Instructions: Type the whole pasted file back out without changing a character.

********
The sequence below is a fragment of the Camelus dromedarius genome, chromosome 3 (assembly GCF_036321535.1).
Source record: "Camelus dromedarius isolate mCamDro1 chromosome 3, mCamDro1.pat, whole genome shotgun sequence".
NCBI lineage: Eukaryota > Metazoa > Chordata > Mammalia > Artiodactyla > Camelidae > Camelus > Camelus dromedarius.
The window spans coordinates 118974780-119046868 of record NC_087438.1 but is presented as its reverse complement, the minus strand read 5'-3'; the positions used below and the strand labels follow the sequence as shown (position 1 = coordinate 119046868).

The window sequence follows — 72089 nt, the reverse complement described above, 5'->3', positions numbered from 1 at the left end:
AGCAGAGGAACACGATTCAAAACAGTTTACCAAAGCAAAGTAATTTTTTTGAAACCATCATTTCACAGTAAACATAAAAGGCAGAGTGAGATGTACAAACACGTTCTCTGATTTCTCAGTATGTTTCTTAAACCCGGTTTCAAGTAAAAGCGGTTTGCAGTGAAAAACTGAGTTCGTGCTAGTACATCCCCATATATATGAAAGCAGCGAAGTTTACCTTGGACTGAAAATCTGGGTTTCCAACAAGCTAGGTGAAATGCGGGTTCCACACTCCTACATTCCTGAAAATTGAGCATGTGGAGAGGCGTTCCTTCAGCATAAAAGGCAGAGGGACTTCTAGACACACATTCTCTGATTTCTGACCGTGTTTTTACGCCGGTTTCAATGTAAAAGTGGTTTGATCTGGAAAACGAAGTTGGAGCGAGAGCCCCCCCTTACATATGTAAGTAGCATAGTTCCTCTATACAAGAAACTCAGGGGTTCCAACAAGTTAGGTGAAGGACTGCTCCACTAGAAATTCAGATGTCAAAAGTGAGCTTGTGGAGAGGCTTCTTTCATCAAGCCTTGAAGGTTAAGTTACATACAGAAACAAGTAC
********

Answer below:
The sequence below is a fragment of the Camelus dromedarius genome, chromosome 3 (assembly GCF_036321535.1).
Source record: "Camelus dromedarius isolate mCamDro1 chromosome 3, mCamDro1.pat, whole genome shotgun sequence".
NCBI lineage: Eukaryota > Metazoa > Chordata > Mammalia > Artiodactyla > Camelidae > Camelus > Camelus dromedarius.
The window spans coordinates 118974780-119046868 of record NC_087438.1 but is presented as its reverse complement, the minus strand read 5'-3'; the positions used below and the strand labels follow the sequence as shown (position 1 = coordinate 119046868).

The window sequence follows — 72089 nt, the reverse complement described above, 5'->3', positions numbered from 1 at the left end:
AGCAGAGGAACACGATTCAAAACAGTTTACCAAAGCAAAGTAATTTTTTTGAAACCATCATTTCACAGTAAACATAAAAGGCAGAGTGAGATGTACAAACACGTTCTCTGATTTCTCAGTATGTTTCTTAAACCCGGTTTCAAGTAAAAGCGGTTTGCAGTGAAAAACTGAGTTCGTGCTAGTACATCCCCATATATATGAAAGCAGCGAAGTTTACCTTGGACTGAAAATCTGGGTTTCCAACAAGCTAGGTGAAATGCGGGTTCCACACTCCTACATTCCTGAAAATTGAGCATGTGGAGAGGCGTTCCTTCAGCATAAAAGGCAGAGGGACTTCTAGACACACATTCTCTGATTTCTGACCGTGTTTTTACGCCGGTTTCAATGTAAAAGTGGTTTGATCTGGAAAACGAAGTTGGAGCGAGAGCCCCCCCTTACATATGTAAGTAGCATAGTTCCTCTATACAAGAAACTCAGGGGTTCCAACAAGTTAGGTGAAGGACTGCTCCACTAGAAATTCAGATGTCAAAAGTGAGCTTGTGGAGAGGCTTCTTTCATCAAGCCTTGAAGGTTAAGTTACATACAGAAACAAGTAC